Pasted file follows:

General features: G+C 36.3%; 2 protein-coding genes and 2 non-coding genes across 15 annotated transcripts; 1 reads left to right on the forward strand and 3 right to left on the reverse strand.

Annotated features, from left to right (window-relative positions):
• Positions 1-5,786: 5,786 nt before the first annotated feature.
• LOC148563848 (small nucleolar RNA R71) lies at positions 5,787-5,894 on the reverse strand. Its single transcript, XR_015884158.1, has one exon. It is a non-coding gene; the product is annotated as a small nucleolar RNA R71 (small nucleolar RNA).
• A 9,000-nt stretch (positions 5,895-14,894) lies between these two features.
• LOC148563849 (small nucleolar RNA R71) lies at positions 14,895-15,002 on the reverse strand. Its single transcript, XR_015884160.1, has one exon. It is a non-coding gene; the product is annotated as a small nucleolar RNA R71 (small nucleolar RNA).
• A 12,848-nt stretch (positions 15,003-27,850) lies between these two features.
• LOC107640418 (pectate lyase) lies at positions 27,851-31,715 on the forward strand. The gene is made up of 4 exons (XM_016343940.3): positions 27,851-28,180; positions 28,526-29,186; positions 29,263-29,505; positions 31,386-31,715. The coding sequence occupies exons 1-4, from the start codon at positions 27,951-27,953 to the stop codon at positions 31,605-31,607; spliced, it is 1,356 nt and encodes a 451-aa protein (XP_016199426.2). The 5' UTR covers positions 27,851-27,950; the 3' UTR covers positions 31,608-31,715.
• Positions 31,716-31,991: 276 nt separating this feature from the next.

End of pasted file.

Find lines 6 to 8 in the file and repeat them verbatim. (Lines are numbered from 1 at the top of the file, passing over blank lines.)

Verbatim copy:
• LOC148563849 (small nucleolar RNA R71) lies at positions 14,895-15,002 on the reverse strand. Its single transcript, XR_015884160.1, has one exon. It is a non-coding gene; the product is annotated as a small nucleolar RNA R71 (small nucleolar RNA).
• A 12,848-nt stretch (positions 15,003-27,850) lies between these two features.
• LOC107640418 (pectate lyase) lies at positions 27,851-31,715 on the forward strand. The gene is made up of 4 exons (XM_016343940.3): positions 27,851-28,180; positions 28,526-29,186; positions 29,263-29,505; positions 31,386-31,715. The coding sequence occupies exons 1-4, from the start codon at positions 27,951-27,953 to the stop codon at positions 31,605-31,607; spliced, it is 1,356 nt and encodes a 451-aa protein (XP_016199426.2). The 5' UTR covers positions 27,851-27,950; the 3' UTR covers positions 31,608-31,715.